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Need help with transition amplitude

by HomogenousCow
Tags: amplitude, transition
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HomogenousCow
#1
Nov26-12, 12:55 PM
P: 356
I cannot see why the probaability ampltiude for an initial state to turn into another state is the inner product between the "another state" and the propogator acting on the initial state, since this is just equivalent to the inner product between the "another state" and the evolved initial state at the time of the evaluation.
For example, if I try it with the initial state as an energy eigenstate |1> and want to know the probability of it turning into a state |1>+|2> ( normalization constants implied), I would get a non zero result, but then that must be wrong because my initial state had zero probability of being in |2>. Thus my initial state should never be able to turn into |1>+|2>.
I can only see this working with eigenstates but not general ones, what am I missing?
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Sonderval
#2
Nov26-12, 01:06 PM
P: 130
When you do the measurement, of course you can get to a new state that is different from teh one you started with. When you start with a spin in +z direction and ask for the amplitude to measure a spin in +x-direction, the probability will be non-zero, eben though +x can be wirtten as a linear combination of +z and -z.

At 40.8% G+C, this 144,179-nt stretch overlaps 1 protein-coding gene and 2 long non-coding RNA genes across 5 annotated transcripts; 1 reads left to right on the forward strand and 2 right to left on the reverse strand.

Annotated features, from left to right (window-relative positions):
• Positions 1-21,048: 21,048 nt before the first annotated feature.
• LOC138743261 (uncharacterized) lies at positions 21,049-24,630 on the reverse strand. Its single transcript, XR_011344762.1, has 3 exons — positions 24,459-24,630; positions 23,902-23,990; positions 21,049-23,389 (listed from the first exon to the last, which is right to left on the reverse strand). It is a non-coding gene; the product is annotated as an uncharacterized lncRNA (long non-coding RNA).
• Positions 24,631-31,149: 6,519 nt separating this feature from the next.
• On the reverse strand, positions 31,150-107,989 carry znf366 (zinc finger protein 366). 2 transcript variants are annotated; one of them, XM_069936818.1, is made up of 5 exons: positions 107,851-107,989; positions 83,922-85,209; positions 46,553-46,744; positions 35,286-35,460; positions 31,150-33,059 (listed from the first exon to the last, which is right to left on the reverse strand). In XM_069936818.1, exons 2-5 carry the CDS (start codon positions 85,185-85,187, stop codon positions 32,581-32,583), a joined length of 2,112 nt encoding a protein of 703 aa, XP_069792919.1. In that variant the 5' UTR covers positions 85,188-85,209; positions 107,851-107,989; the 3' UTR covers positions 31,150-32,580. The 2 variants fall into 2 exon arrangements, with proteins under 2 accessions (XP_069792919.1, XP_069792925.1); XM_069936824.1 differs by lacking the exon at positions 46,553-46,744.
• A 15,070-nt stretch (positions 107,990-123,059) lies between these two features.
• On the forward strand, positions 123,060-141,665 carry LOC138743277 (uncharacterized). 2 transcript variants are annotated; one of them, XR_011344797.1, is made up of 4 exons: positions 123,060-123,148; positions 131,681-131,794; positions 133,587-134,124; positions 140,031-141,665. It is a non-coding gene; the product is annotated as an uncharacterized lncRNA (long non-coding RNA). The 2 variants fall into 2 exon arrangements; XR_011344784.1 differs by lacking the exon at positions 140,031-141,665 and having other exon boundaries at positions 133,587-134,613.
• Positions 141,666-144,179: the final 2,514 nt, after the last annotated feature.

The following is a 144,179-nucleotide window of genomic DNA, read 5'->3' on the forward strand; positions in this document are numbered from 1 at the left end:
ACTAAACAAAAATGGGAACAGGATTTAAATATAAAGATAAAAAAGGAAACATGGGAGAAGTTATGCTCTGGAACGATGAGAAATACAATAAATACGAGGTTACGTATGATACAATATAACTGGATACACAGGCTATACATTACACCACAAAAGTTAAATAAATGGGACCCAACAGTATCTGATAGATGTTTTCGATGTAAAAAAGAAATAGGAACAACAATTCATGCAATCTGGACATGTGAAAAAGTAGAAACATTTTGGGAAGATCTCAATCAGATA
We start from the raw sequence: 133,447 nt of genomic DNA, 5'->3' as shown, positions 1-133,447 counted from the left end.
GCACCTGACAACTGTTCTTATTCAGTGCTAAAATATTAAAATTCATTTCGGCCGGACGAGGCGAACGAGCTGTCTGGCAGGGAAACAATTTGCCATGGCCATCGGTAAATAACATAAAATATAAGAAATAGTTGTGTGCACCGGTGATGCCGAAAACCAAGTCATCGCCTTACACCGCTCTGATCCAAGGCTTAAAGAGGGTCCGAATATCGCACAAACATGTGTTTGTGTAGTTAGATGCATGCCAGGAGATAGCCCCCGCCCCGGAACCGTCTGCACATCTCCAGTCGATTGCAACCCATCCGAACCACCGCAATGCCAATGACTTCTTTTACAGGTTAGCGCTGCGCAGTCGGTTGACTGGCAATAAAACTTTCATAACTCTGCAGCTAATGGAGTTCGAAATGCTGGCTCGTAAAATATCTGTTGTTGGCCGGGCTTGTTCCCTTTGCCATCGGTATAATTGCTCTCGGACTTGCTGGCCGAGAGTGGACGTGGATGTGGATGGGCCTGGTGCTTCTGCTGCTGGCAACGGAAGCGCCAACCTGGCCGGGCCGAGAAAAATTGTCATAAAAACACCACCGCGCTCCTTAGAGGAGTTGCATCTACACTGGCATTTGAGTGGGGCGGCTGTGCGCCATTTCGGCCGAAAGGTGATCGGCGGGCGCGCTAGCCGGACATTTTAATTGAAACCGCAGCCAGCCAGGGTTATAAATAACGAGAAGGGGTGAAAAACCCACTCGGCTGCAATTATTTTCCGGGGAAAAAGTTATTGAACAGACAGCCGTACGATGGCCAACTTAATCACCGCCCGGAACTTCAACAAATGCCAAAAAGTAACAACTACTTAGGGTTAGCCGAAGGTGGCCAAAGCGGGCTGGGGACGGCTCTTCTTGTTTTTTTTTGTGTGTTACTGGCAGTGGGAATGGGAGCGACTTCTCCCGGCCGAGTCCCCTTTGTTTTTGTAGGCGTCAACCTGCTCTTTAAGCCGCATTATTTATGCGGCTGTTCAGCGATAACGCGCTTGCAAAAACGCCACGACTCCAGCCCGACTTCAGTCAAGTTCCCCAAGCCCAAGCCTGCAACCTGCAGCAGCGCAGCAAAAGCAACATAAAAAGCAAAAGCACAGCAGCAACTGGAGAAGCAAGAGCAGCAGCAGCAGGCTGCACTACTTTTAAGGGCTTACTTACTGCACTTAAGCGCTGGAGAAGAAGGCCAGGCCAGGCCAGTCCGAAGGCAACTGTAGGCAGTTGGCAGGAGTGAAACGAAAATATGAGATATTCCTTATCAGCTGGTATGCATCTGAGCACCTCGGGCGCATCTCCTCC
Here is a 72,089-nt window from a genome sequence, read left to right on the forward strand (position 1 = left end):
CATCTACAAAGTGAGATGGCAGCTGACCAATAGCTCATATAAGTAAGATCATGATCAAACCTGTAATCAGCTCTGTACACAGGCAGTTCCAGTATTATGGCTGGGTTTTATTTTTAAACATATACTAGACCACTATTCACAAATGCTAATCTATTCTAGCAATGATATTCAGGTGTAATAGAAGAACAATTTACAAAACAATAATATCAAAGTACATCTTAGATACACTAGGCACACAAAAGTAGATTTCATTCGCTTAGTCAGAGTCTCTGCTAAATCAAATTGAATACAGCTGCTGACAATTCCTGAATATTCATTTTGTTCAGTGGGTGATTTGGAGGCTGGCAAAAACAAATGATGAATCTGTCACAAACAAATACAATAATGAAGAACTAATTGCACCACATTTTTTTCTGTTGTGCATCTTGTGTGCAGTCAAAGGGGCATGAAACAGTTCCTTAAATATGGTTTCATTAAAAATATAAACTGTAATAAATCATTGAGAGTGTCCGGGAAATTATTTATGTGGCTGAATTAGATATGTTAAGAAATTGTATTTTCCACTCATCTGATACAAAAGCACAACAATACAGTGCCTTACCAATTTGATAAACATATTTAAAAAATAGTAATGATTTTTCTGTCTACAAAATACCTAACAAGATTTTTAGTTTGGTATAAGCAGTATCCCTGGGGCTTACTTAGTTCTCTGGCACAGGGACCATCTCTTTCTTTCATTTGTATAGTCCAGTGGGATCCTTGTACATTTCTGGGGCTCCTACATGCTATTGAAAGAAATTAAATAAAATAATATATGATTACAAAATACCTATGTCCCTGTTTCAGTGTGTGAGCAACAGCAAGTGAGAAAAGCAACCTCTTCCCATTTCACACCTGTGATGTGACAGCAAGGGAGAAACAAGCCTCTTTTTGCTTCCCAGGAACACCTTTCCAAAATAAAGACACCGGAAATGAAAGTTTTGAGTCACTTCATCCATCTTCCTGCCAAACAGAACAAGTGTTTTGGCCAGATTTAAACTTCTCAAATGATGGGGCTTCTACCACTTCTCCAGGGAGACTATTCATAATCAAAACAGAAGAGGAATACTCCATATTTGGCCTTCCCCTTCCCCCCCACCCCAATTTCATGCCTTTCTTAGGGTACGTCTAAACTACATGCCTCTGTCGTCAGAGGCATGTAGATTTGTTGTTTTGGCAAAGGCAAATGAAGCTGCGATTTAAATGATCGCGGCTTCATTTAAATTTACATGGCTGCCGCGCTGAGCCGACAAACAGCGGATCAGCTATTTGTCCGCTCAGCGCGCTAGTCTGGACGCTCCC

HomogenousCow
#3
Nov26-12, 01:13 PM
P: 356
but then how does it reconcile my example, an energy eigen state cannot evolve into a superposition of other eigenstates no matter how much time has passed

USeptim
#4
Nov26-12, 04:34 PM
P: 49
Need help with transition amplitude

As far as I knwo, there is a transition amplitude when there is a perturbation hamiltonian H1 so that <2|H1|1> <> 0. There are other facts as the spontanous emision that can make a state to fall without need of H1 into another of less energy. Anyway the main idea is that an external perturbation can cause a change from a state to another.
HomogenousCow
#5
Nov26-12, 07:50 PM
P: 356
not talking about that here, bump need exlplanation
andrien
#6
Nov27-12, 06:18 AM
P: 1,020
there is a simple explanation.if it is in state|1> then (with normalization factor of 1/√2),it has 50% probability to turn into the other one where |1> shares of course 50% part.
Sonderval
#7
Nov27-12, 08:20 AM
P: 130
The transition amplitude is not the time evolution. It gives you the probability of finding the system in the new state when actually doing a measurement. Since this will force the system to a new state, the measurement is a physical interaction with the system.


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